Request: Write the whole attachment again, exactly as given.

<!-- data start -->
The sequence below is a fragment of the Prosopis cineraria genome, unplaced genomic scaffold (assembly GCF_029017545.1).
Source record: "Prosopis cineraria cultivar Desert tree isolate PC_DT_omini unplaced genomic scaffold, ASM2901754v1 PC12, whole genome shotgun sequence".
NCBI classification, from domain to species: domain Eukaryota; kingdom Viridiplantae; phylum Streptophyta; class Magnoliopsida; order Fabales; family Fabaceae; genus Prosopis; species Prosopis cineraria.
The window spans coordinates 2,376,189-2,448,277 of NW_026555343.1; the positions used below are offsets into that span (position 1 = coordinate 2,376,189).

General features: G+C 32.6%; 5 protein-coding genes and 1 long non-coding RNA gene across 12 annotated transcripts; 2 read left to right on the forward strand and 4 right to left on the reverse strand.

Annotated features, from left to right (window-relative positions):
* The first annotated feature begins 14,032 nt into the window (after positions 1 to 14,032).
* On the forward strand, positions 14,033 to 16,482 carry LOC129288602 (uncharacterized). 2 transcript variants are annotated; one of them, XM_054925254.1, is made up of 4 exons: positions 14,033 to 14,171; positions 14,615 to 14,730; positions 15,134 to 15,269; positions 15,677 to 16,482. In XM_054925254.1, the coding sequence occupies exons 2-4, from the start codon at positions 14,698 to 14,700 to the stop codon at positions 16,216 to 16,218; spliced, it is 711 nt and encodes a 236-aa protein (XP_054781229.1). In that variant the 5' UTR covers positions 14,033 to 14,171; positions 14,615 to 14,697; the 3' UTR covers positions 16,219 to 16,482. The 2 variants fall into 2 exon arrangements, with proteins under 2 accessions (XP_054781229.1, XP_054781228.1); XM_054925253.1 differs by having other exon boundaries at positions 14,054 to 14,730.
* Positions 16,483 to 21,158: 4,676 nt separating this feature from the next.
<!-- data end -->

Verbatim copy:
The sequence below is a fragment of the Prosopis cineraria genome, unplaced genomic scaffold (assembly GCF_029017545.1).
Source record: "Prosopis cineraria cultivar Desert tree isolate PC_DT_omini unplaced genomic scaffold, ASM2901754v1 PC12, whole genome shotgun sequence".
NCBI classification, from domain to species: domain Eukaryota; kingdom Viridiplantae; phylum Streptophyta; class Magnoliopsida; order Fabales; family Fabaceae; genus Prosopis; species Prosopis cineraria.
The window spans coordinates 2,376,189-2,448,277 of NW_026555343.1; the positions used below are offsets into that span (position 1 = coordinate 2,376,189).

General features: G+C 32.6%; 5 protein-coding genes and 1 long non-coding RNA gene across 12 annotated transcripts; 2 read left to right on the forward strand and 4 right to left on the reverse strand.

Annotated features, from left to right (window-relative positions):
* The first annotated feature begins 14,032 nt into the window (after positions 1 to 14,032).
* On the forward strand, positions 14,033 to 16,482 carry LOC129288602 (uncharacterized). 2 transcript variants are annotated; one of them, XM_054925254.1, is made up of 4 exons: positions 14,033 to 14,171; positions 14,615 to 14,730; positions 15,134 to 15,269; positions 15,677 to 16,482. In XM_054925254.1, the coding sequence occupies exons 2-4, from the start codon at positions 14,698 to 14,700 to the stop codon at positions 16,216 to 16,218; spliced, it is 711 nt and encodes a 236-aa protein (XP_054781229.1). In that variant the 5' UTR covers positions 14,033 to 14,171; positions 14,615 to 14,697; the 3' UTR covers positions 16,219 to 16,482. The 2 variants fall into 2 exon arrangements, with proteins under 2 accessions (XP_054781229.1, XP_054781228.1); XM_054925253.1 differs by having other exon boundaries at positions 14,054 to 14,730.
* Positions 16,483 to 21,158: 4,676 nt separating this feature from the next.